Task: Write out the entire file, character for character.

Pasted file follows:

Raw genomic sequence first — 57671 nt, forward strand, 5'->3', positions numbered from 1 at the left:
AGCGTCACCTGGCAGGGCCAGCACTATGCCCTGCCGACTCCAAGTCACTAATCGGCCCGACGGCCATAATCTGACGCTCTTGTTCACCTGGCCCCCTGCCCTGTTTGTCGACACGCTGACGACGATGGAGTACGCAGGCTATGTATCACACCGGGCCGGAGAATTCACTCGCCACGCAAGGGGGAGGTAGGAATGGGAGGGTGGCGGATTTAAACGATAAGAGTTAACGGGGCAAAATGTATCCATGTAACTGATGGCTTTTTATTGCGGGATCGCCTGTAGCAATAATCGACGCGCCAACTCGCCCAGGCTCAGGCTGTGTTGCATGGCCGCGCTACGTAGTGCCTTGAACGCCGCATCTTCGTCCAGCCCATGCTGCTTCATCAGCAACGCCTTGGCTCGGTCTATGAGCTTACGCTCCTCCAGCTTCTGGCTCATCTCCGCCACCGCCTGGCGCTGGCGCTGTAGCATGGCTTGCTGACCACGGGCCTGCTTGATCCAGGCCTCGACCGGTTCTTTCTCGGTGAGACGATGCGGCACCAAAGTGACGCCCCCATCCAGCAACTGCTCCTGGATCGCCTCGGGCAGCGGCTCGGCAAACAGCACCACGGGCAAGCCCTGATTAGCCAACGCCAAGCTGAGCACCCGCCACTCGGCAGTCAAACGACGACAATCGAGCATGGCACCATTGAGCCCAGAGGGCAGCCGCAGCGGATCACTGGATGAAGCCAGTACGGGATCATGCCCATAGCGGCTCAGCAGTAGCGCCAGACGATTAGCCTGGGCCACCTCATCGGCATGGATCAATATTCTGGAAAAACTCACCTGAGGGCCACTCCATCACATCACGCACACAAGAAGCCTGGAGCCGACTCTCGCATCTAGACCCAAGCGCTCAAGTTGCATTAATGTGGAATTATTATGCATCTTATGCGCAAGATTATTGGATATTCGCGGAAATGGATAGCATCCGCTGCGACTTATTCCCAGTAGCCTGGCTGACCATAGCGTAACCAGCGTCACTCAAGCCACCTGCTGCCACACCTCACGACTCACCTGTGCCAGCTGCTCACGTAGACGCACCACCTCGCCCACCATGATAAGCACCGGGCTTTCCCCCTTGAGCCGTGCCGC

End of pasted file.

Raw genomic sequence first — 57671 nt, forward strand, 5'->3', positions numbered from 1 at the left:
AGCGTCACCTGGCAGGGCCAGCACTATGCCCTGCCGACTCCAAGTCACTAATCGGCCCGACGGCCATAATCTGACGCTCTTGTTCACCTGGCCCCCTGCCCTGTTTGTCGACACGCTGACGACGATGGAGTACGCAGGCTATGTATCACACCGGGCCGGAGAATTCACTCGCCACGCAAGGGGGAGGTAGGAATGGGAGGGTGGCGGATTTAAACGATAAGAGTTAACGGGGCAAAATGTATCCATGTAACTGATGGCTTTTTATTGCGGGATCGCCTGTAGCAATAATCGACGCGCCAACTCGCCCAGGCTCAGGCTGTGTTGCATGGCCGCGCTACGTAGTGCCTTGAACGCCGCATCTTCGTCCAGCCCATGCTGCTTCATCAGCAACGCCTTGGCTCGGTCTATGAGCTTACGCTCCTCCAGCTTCTGGCTCATCTCCGCCACCGCCTGGCGCTGGCGCTGTAGCATGGCTTGCTGACCACGGGCCTGCTTGATCCAGGCCTCGACCGGTTCTTTCTCGGTGAGACGATGCGGCACCAAAGTGACGCCCCCATCCAGCAACTGCTCCTGGATCGCCTCGGGCAGCGGCTCGGCAAACAGCACCACGGGCAAGCCCTGATTAGCCAACGCCAAGCTGAGCACCCGCCACTCGGCAGTCAAACGACGACAATCGAGCATGGCACCATTGAGCCCAGAGGGCAGCCGCAGCGGATCACTGGATGAAGCCAGTACGGGATCATGCCCATAGCGGCTCAGCAGTAGCGCCAGACGATTAGCCTGGGCCACCTCATCGGCATGGATCAATATTCTGGAAAAACTCACCTGAGGGCCACTCCATCACATCACGCACACAAGAAGCCTGGAGCCGACTCTCGCATCTAGACCCAAGCGCTCAAGTTGCATTAATGTGGAATTATTATGCATCTTATGCGCAAGATTATTGGATATTCGCGGAAATGGATAGCATCCGCTGCGACTTATTCCCAGTAGCCTGGCTGACCATAGCGTAACCAGCGTCACTCAAGCCACCTGCTGCCACACCTCACGACTCACCTGTGCCAGCTGCTCACGTAGACGCACCACCTCGCCCACCATGATAAGCACCGGGCTTTCCCCCTTGAGCCGTGCCGC